Formed in 2021, the Pathways Alliance is a coalition of Canada’s six largest oil sand producers: Canadian Natural Resources Limited, Cenovus Energy, ConocoPhillips Canada, Imperial, MEG Energy, and Suncor Energy. Collectively, these six companies produce 95 percent of Canada’s oil sands production and are responsible for 63 percent of Canada’s total daily oil production.
Greenpeace Canada alleges that Pathways Alliance’s claim that they are actively reducing emissions and helping Canada achieve its climate targets is false and misleading for four reasons:
- Pathways’ net zero plan fails to incorporate the lifecycle of their products and does not account for more than 80 per cent of their emissions, meaning that their calculations do not result in them achieving net zero;
- Pathways members claim to be “making strides toward net zero” but at the same time are expanding their fossil fuel production;
- Pathways has indicated that the only issues facing their carbon capture and sequestration project are related to financing and regulatory approval, but the technologies themselves are speculative; and
- the representations give the impression that Pathways Alliance is a climate leader, but individually and through industry affiliation, PA members have advocated, advertised, or spoken against climate action in Canada.
The database also features another complaint Greenpeace Canada made to the Competition Bureau against Shell Canada, alleging that its drive carbon neutral products are making false or misleading that customers can reduce the carbon emissions from their fuel purchases by offsetting those emissions from three forest-based offset projects that Shell supports.
Perhaps the biggest settlement involving greenwashing in Canada to date was a case brought in 2015 against Volkswagen AG and several of its Canadian subsidiaries, alleging it misrepresented the tailpipe emissions of certain diesel-powered vehicles for model years 2009 to 2015 as being “cleaner” than they actually were.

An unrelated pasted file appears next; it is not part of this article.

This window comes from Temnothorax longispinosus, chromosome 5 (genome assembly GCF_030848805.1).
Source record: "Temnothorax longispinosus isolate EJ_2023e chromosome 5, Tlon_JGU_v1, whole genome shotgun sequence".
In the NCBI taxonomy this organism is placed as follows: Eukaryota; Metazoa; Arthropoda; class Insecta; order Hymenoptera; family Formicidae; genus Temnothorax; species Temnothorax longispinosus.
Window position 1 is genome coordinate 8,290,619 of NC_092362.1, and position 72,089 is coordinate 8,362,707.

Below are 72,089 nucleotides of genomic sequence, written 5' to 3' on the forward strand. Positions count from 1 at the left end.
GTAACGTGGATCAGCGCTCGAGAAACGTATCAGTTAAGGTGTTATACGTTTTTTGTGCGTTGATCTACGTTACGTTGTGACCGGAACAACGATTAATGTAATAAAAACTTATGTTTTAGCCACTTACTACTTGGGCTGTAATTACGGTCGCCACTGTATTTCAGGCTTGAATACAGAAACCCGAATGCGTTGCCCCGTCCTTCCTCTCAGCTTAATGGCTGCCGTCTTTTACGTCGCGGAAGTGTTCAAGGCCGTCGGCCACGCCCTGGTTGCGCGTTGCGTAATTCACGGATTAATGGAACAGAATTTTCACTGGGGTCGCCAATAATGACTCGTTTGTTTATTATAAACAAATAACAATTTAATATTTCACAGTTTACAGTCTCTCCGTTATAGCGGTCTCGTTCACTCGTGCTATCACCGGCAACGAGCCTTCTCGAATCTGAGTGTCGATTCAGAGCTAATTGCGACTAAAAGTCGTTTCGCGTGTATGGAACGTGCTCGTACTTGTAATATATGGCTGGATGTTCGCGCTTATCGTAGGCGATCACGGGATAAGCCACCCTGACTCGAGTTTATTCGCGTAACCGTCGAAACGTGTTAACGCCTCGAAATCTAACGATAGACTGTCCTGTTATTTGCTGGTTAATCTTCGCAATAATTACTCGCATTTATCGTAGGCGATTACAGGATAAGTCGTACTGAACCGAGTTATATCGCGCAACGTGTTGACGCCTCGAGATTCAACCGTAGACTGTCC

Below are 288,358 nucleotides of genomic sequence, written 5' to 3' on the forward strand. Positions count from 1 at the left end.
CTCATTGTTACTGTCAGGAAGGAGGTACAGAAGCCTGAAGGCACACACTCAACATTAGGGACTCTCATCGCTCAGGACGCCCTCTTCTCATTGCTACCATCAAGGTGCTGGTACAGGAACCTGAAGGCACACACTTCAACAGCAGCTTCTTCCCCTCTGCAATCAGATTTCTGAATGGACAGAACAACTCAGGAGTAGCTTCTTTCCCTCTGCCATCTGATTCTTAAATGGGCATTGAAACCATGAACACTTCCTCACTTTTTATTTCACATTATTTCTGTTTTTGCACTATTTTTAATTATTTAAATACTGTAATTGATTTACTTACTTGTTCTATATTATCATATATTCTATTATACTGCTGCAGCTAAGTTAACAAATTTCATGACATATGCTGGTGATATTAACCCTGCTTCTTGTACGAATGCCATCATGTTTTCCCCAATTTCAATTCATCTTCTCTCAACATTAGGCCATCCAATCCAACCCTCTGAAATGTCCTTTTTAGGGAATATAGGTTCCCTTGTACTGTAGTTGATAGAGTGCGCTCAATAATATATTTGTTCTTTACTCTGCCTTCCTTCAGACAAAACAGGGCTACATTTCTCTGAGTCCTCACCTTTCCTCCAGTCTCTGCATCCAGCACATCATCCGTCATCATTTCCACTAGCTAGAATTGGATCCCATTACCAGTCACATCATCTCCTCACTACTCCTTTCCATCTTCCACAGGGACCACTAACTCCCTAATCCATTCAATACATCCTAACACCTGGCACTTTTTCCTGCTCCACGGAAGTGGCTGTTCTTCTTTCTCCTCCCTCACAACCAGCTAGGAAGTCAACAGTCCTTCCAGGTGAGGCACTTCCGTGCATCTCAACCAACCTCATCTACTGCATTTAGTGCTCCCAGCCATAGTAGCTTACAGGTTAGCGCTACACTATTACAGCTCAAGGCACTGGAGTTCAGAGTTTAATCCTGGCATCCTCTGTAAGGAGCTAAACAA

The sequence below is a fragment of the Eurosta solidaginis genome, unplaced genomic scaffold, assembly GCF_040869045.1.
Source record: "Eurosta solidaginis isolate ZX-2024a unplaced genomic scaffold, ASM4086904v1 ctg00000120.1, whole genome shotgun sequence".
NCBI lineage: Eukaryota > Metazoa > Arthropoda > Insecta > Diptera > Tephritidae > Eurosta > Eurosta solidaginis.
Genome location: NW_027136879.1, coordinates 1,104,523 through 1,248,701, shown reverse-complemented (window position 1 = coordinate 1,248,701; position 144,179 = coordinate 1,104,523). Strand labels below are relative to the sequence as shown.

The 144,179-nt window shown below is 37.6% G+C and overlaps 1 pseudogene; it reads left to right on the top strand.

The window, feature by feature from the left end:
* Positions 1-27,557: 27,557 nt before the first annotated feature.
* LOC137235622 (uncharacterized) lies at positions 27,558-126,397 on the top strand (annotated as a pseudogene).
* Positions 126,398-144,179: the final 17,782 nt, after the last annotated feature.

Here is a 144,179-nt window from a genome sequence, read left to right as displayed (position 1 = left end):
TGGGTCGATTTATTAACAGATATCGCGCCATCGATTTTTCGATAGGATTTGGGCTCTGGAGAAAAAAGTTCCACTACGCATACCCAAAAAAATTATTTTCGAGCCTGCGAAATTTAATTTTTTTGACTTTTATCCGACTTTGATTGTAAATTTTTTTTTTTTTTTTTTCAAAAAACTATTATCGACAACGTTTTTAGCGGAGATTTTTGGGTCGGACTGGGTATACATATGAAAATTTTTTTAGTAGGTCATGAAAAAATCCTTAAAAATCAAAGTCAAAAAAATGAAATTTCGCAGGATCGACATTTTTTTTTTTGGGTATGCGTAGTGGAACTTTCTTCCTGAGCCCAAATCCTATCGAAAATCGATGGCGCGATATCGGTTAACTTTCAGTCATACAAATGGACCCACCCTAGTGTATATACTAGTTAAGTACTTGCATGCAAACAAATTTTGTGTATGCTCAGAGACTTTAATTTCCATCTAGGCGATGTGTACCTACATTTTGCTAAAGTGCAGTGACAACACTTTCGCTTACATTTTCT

In April 2017, the class action was settled with respect to two-litre diesel engines for $ 2.1 billion, one of the largest consumer settlements in Canadian legal history. A settlement was reached in 2018 on three-litre diesel vehicles for $ 290.5 million.
The Keurig Canada settlement with the competition bureau
An example of a more recent competition bureau complaint that was settled involves Keurig Canada Inc. reaching an agreement over false or misleading environmental claims made to consumers about the recyclability of its single-use Keurig K-Cup pods.
The Bureau’s investigation concluded Keurig Canada’s claims are false or misleading in areas where they are not accepted for recycling. The Bureau found that, outside the provinces of British Columbia and Quebec, K-Cup pods are currently not widely accepted in municipal recycling programs.
The bureau also concluded claims about the steps involved in preparing pods for recycling are false or misleading in certain municipalities. The claims give the impression that consumers can prepare the pods for recycling by peeling the lid off and emptying out the coffee grounds, but some local recycling programs require additional steps to recycle the pods.